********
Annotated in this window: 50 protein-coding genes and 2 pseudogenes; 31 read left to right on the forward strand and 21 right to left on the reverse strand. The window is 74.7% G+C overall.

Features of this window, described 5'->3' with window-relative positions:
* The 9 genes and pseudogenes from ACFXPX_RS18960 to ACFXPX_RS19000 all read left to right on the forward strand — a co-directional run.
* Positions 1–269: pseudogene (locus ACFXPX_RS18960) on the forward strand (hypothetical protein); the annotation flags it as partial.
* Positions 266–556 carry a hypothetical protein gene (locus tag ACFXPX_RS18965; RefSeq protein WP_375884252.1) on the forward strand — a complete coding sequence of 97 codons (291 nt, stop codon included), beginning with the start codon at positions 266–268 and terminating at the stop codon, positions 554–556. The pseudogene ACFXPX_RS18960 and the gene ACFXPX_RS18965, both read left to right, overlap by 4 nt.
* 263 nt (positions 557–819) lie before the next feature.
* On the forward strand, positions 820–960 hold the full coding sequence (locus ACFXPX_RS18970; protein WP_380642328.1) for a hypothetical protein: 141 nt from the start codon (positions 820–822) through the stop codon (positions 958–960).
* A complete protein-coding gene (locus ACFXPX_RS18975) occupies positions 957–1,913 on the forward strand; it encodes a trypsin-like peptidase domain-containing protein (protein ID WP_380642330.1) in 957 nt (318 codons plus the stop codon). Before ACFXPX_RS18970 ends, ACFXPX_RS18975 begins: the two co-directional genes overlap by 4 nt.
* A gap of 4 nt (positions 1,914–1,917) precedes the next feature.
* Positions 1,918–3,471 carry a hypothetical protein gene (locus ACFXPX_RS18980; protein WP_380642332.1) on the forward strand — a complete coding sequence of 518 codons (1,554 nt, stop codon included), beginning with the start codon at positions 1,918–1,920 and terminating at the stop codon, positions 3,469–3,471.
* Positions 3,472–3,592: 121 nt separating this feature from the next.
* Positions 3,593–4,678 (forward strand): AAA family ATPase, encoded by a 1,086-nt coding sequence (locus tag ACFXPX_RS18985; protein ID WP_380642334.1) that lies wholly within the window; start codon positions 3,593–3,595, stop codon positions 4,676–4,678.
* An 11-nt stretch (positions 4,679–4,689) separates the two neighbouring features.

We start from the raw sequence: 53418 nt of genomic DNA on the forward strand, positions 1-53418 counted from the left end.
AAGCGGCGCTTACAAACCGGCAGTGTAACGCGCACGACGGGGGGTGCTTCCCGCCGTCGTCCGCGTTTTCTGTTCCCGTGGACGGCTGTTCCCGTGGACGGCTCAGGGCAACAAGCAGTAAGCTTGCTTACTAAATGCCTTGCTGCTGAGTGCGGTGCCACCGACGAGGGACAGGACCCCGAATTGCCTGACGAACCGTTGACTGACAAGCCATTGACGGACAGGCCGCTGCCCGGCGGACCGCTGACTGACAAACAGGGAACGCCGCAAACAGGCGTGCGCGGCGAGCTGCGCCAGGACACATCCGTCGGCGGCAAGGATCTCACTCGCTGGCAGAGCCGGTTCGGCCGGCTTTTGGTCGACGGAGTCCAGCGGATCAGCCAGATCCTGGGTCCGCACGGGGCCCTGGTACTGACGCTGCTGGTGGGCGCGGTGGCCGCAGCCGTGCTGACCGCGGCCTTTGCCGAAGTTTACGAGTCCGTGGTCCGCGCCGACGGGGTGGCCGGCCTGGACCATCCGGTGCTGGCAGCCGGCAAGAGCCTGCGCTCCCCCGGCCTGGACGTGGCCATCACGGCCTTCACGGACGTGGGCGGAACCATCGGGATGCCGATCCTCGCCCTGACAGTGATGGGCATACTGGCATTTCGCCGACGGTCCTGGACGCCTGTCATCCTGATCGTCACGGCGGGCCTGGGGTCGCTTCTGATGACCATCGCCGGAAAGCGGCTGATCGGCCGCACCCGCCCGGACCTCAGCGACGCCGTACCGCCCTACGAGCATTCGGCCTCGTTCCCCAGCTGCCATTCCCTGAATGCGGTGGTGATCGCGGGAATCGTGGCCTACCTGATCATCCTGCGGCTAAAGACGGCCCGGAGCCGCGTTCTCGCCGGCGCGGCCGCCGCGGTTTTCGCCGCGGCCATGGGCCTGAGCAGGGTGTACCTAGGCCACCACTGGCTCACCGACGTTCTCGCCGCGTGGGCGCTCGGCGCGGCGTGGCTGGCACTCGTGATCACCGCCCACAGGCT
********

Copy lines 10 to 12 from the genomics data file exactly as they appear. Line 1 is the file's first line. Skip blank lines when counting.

* Positions 1,918–3,471 carry a hypothetical protein gene (locus ACFXPX_RS18980; protein WP_380642332.1) on the forward strand — a complete coding sequence of 518 codons (1,554 nt, stop codon included), beginning with the start codon at positions 1,918–1,920 and terminating at the stop codon, positions 3,469–3,471.
* Positions 3,472–3,592: 121 nt separating this feature from the next.
* Positions 3,593–4,678 (forward strand): AAA family ATPase, encoded by a 1,086-nt coding sequence (locus tag ACFXPX_RS18985; protein ID WP_380642334.1) that lies wholly within the window; start codon positions 3,593–3,595, stop codon positions 4,676–4,678.